By Andrew Myers - Posted at Log College Press:

RPCNA minister James Mitchell Foster (1850-1928) served as pastor of a congregation in Cincinnati, Ohio for nearly a decade before assuming the position of Secretary of the National Reform Association (the same position which this writer currently occupies). Among his many writings is a remarkable study of the kingship of Christ entitled Christ the King (1894).

In this book Foster examines many aspects of Christ's mediatorial kingship, considering those who came before him as typical representatives, and his kingly rule especially as it relates to the state and society. Many particular societal issues are specifically addressed by Foster in this volume, including the subject of immigration, a matter concerning which 19th century American Covenanters and other Presbyterians were very concerned to address (see William Speer's writings here, for example). The perspective from which Foster examines this and many other topics is well articulated by John Alexander in his introduction: "I would suggest that ... the Kingship of Christ and the supremacy of His law from which all our proposed reforms logically emanate."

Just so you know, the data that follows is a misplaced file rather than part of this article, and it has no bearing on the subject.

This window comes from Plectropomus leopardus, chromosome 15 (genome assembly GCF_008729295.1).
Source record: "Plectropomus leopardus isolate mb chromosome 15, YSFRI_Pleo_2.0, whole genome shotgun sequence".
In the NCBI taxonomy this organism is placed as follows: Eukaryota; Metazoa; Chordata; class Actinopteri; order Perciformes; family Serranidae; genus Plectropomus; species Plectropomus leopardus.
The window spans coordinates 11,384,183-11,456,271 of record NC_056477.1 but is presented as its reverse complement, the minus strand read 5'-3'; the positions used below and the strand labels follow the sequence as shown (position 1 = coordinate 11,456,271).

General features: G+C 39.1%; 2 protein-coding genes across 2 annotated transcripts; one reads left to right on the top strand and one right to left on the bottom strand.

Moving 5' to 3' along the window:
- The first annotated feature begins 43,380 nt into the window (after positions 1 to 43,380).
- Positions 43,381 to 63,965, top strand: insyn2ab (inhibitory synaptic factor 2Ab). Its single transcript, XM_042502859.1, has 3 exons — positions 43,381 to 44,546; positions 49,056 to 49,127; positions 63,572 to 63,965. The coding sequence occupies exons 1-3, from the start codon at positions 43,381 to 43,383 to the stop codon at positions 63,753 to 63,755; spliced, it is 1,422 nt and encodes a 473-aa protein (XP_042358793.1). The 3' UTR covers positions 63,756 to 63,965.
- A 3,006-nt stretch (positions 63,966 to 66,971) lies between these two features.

The chapter on "Christ's Law and Immigration" is highlighted here today not because this writer necessarily concurs with all that the author says, and not because Log College Press takes a particular position on political questions faced by 21st century America, but rather because it is a striking example of how one 19th century Presbyterian minister viewed a topic that almost appears ripped from today's news headlines.


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